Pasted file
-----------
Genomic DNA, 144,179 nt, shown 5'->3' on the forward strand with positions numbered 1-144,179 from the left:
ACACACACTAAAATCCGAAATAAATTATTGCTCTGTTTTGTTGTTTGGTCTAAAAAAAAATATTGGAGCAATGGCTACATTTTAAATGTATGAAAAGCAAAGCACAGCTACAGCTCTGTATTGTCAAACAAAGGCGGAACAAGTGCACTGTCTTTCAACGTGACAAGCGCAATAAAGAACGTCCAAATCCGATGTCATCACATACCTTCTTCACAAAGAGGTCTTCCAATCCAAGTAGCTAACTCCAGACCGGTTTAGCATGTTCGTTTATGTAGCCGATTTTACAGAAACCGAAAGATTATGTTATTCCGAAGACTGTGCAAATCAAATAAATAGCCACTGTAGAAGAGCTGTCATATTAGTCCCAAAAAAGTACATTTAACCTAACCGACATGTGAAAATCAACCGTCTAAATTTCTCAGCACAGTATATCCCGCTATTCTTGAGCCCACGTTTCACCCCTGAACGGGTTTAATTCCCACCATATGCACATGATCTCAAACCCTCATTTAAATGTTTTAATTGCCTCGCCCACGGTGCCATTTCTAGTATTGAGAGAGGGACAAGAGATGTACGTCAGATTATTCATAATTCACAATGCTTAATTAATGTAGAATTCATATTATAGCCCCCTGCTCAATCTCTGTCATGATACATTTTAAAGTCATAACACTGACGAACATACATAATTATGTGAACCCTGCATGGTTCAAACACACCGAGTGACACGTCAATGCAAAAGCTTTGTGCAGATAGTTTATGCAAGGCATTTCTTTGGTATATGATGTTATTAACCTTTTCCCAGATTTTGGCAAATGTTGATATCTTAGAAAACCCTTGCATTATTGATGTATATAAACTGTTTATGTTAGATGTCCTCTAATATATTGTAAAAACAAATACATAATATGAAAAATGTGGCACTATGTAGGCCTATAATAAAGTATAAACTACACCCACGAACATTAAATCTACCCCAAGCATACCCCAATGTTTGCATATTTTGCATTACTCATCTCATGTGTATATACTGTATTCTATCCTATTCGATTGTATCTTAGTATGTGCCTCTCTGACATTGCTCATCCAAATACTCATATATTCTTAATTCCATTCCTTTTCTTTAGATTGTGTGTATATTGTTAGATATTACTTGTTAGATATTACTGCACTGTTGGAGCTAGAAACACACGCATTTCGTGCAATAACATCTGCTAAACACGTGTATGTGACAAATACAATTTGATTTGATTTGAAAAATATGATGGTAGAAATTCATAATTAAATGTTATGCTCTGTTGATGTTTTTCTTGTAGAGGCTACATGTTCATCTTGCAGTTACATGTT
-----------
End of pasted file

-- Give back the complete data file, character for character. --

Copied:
Genomic DNA, 144,179 nt, shown 5'->3' on the forward strand with positions numbered 1-144,179 from the left:
ACACACACTAAAATCCGAAATAAATTATTGCTCTGTTTTGTTGTTTGGTCTAAAAAAAAATATTGGAGCAATGGCTACATTTTAAATGTATGAAAAGCAAAGCACAGCTACAGCTCTGTATTGTCAAACAAAGGCGGAACAAGTGCACTGTCTTTCAACGTGACAAGCGCAATAAAGAACGTCCAAATCCGATGTCATCACATACCTTCTTCACAAAGAGGTCTTCCAATCCAAGTAGCTAACTCCAGACCGGTTTAGCATGTTCGTTTATGTAGCCGATTTTACAGAAACCGAAAGATTATGTTATTCCGAAGACTGTGCAAATCAAATAAATAGCCACTGTAGAAGAGCTGTCATATTAGTCCCAAAAAAGTACATTTAACCTAACCGACATGTGAAAATCAACCGTCTAAATTTCTCAGCACAGTATATCCCGCTATTCTTGAGCCCACGTTTCACCCCTGAACGGGTTTAATTCCCACCATATGCACATGATCTCAAACCCTCATTTAAATGTTTTAATTGCCTCGCCCACGGTGCCATTTCTAGTATTGAGAGAGGGACAAGAGATGTACGTCAGATTATTCATAATTCACAATGCTTAATTAATGTAGAATTCATATTATAGCCCCCTGCTCAATCTCTGTCATGATACATTTTAAAGTCATAACACTGACGAACATACATAATTATGTGAACCCTGCATGGTTCAAACACACCGAGTGACACGTCAATGCAAAAGCTTTGTGCAGATAGTTTATGCAAGGCATTTCTTTGGTATATGATGTTATTAACCTTTTCCCAGATTTTGGCAAATGTTGATATCTTAGAAAACCCTTGCATTATTGATGTATATAAACTGTTTATGTTAGATGTCCTCTAATATATTGTAAAAACAAATACATAATATGAAAAATGTGGCACTATGTAGGCCTATAATAAAGTATAAACTACACCCACGAACATTAAATCTACCCCAAGCATACCCCAATGTTTGCATATTTTGCATTACTCATCTCATGTGTATATACTGTATTCTATCCTATTCGATTGTATCTTAGTATGTGCCTCTCTGACATTGCTCATCCAAATACTCATATATTCTTAATTCCATTCCTTTTCTTTAGATTGTGTGTATATTGTTAGATATTACTTGTTAGATATTACTGCACTGTTGGAGCTAGAAACACACGCATTTCGTGCAATAACATCTGCTAAACACGTGTATGTGACAAATACAATTTGATTTGATTTGAAAAATATGATGGTAGAAATTCATAATTAAATGTTATGCTCTGTTGATGTTTTTCTTGTAGAGGCTACATGTTCATCTTGCAGTTACATGTT